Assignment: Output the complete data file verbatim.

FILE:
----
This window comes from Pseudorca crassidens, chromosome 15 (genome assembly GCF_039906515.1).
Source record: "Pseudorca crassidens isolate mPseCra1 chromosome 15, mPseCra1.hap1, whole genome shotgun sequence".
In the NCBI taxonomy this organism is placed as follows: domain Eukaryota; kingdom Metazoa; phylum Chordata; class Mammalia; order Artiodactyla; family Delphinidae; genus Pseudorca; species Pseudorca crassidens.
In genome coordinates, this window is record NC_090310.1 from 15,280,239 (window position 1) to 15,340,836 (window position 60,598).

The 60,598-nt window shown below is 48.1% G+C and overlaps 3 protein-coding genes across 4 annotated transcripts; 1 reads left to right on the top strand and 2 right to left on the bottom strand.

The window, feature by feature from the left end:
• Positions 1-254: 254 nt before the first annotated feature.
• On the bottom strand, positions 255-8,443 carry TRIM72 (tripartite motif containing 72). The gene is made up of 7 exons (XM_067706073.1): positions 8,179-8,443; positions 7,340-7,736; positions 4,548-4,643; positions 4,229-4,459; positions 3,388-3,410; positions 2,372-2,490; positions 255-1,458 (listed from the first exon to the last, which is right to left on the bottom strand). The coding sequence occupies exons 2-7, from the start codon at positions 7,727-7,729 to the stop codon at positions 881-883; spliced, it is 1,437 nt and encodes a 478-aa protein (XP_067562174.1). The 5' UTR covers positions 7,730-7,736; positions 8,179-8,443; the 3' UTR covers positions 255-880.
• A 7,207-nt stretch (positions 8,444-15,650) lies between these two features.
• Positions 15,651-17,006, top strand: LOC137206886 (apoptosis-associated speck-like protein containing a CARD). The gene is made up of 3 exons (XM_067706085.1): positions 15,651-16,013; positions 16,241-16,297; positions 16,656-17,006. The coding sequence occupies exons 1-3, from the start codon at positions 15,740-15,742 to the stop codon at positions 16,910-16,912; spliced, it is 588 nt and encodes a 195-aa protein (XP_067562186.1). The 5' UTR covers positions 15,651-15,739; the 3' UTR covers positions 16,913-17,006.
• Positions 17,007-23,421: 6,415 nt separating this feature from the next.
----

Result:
This window comes from Pseudorca crassidens, chromosome 15 (genome assembly GCF_039906515.1).
Source record: "Pseudorca crassidens isolate mPseCra1 chromosome 15, mPseCra1.hap1, whole genome shotgun sequence".
In the NCBI taxonomy this organism is placed as follows: domain Eukaryota; kingdom Metazoa; phylum Chordata; class Mammalia; order Artiodactyla; family Delphinidae; genus Pseudorca; species Pseudorca crassidens.
In genome coordinates, this window is record NC_090310.1 from 15,280,239 (window position 1) to 15,340,836 (window position 60,598).

The 60,598-nt window shown below is 48.1% G+C and overlaps 3 protein-coding genes across 4 annotated transcripts; 1 reads left to right on the top strand and 2 right to left on the bottom strand.

The window, feature by feature from the left end:
• Positions 1-254: 254 nt before the first annotated feature.
• On the bottom strand, positions 255-8,443 carry TRIM72 (tripartite motif containing 72). The gene is made up of 7 exons (XM_067706073.1): positions 8,179-8,443; positions 7,340-7,736; positions 4,548-4,643; positions 4,229-4,459; positions 3,388-3,410; positions 2,372-2,490; positions 255-1,458 (listed from the first exon to the last, which is right to left on the bottom strand). The coding sequence occupies exons 2-7, from the start codon at positions 7,727-7,729 to the stop codon at positions 881-883; spliced, it is 1,437 nt and encodes a 478-aa protein (XP_067562174.1). The 5' UTR covers positions 7,730-7,736; positions 8,179-8,443; the 3' UTR covers positions 255-880.
• A 7,207-nt stretch (positions 8,444-15,650) lies between these two features.
• Positions 15,651-17,006, top strand: LOC137206886 (apoptosis-associated speck-like protein containing a CARD). The gene is made up of 3 exons (XM_067706085.1): positions 15,651-16,013; positions 16,241-16,297; positions 16,656-17,006. The coding sequence occupies exons 1-3, from the start codon at positions 15,740-15,742 to the stop codon at positions 16,910-16,912; spliced, it is 588 nt and encodes a 195-aa protein (XP_067562186.1). The 5' UTR covers positions 15,651-15,739; the 3' UTR covers positions 16,913-17,006.
• Positions 17,007-23,421: 6,415 nt separating this feature from the next.